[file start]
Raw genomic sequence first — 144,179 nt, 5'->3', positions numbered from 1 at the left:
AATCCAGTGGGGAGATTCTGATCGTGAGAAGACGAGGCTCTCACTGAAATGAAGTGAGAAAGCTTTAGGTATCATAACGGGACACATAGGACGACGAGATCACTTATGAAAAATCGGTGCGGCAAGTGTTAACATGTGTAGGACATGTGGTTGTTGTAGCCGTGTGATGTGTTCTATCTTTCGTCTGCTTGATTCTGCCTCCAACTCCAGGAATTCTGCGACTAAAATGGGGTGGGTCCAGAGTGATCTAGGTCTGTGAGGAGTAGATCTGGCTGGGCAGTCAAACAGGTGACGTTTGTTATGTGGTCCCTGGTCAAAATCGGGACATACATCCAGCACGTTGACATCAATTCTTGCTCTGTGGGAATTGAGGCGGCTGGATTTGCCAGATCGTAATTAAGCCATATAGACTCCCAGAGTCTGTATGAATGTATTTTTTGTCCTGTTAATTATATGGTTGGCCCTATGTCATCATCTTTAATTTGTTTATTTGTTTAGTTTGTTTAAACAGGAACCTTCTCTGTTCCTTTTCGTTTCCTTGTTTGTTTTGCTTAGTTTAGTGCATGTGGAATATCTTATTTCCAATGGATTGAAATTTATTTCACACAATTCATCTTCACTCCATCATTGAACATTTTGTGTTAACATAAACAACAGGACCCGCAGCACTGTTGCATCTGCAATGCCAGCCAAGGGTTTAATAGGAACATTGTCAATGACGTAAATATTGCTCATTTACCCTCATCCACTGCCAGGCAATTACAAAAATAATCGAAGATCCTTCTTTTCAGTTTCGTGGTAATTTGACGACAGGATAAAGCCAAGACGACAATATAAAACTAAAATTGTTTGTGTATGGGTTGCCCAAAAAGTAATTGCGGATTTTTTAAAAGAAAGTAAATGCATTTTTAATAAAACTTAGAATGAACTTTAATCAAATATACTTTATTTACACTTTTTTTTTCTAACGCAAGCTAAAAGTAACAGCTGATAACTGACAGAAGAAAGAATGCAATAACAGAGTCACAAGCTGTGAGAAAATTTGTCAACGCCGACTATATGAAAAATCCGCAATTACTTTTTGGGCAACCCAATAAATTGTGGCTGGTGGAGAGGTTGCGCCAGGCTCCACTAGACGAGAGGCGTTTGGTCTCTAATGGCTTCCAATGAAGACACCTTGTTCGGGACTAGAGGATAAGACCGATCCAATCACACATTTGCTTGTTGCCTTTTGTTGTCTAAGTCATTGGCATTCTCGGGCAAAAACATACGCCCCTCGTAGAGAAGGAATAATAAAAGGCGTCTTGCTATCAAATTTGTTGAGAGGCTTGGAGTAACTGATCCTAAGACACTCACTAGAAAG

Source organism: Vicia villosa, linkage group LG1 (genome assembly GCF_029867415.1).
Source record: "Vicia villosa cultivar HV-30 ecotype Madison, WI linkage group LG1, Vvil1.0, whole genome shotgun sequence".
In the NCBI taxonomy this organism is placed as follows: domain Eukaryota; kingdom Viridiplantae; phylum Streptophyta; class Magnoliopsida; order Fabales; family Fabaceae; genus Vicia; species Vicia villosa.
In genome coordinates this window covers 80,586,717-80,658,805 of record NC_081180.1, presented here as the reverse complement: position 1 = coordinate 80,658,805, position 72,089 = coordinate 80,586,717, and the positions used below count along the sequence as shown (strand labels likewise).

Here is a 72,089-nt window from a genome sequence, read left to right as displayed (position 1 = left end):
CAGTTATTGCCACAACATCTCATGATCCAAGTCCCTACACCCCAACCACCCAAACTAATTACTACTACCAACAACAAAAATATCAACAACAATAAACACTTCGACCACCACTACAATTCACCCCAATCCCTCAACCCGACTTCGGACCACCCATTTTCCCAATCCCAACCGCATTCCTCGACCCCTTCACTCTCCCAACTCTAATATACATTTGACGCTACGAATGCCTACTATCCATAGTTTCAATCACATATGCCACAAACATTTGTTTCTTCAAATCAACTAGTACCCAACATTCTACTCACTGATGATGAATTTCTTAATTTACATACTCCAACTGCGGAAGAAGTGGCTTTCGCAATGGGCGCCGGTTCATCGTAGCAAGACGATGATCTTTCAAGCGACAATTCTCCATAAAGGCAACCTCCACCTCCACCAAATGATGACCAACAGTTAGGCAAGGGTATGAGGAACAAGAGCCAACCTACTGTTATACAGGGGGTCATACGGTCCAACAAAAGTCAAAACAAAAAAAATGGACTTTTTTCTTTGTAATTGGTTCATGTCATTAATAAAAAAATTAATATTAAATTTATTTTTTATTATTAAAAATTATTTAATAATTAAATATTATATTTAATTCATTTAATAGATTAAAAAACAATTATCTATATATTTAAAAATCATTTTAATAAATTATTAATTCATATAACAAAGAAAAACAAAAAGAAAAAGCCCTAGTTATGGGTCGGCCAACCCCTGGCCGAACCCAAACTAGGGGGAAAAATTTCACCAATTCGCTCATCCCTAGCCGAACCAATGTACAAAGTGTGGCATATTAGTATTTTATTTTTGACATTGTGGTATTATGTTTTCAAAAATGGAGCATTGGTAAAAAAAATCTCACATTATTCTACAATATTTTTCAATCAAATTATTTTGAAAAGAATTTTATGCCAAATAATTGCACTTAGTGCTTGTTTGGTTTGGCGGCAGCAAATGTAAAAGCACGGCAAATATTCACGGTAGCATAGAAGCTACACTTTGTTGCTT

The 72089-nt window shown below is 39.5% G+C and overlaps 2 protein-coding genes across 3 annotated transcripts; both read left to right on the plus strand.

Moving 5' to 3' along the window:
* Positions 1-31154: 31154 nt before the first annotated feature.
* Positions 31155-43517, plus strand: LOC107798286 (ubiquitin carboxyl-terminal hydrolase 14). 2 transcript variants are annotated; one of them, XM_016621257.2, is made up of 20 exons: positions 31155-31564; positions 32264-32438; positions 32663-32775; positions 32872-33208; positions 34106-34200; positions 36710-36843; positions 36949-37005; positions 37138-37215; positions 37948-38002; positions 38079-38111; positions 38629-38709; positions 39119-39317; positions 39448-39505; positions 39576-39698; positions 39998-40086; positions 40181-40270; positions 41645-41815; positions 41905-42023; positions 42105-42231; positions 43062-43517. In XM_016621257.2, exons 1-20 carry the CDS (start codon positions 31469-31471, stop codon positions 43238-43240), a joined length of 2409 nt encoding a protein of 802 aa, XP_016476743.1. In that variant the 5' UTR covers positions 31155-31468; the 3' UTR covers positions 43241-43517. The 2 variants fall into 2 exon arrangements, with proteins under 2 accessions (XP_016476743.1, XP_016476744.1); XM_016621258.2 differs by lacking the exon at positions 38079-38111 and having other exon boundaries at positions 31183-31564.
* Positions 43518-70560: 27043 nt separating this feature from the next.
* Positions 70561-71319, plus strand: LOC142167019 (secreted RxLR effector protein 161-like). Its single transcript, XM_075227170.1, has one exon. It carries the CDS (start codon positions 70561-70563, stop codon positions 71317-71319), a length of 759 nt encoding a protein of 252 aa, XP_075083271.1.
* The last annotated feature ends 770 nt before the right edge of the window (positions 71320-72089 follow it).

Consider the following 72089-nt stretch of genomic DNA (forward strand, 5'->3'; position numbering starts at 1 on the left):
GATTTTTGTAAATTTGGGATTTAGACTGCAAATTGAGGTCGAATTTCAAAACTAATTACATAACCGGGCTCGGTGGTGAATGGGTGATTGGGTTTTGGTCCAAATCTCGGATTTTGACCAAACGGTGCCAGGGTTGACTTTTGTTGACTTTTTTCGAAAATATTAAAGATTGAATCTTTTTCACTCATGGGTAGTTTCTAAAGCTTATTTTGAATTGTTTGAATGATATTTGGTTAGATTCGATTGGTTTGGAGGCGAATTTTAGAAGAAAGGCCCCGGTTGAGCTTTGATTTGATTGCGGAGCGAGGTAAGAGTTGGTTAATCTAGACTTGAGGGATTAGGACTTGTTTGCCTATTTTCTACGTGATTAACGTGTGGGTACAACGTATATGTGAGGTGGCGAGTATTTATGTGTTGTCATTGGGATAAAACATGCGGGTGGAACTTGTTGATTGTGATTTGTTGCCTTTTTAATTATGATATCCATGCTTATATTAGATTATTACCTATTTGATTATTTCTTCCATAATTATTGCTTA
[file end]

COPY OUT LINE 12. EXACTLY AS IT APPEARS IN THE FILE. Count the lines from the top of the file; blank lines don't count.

* Positions 31155-43517, plus strand: LOC107798286 (ubiquitin carboxyl-terminal hydrolase 14). 2 transcript variants are annotated; one of them, XM_016621257.2, is made up of 20 exons: positions 31155-31564; positions 32264-32438; positions 32663-32775; positions 32872-33208; positions 34106-34200; positions 36710-36843; positions 36949-37005; positions 37138-37215; positions 37948-38002; positions 38079-38111; positions 38629-38709; positions 39119-39317; positions 39448-39505; positions 39576-39698; positions 39998-40086; positions 40181-40270; positions 41645-41815; positions 41905-42023; positions 42105-42231; positions 43062-43517. In XM_016621257.2, exons 1-20 carry the CDS (start codon positions 31469-31471, stop codon positions 43238-43240), a joined length of 2409 nt encoding a protein of 802 aa, XP_016476743.1. In that variant the 5' UTR covers positions 31155-31468; the 3' UTR covers positions 43241-43517. The 2 variants fall into 2 exon arrangements, with proteins under 2 accessions (XP_016476743.1, XP_016476744.1); XM_016621258.2 differs by lacking the exon at positions 38079-38111 and having other exon boundaries at positions 31183-31564.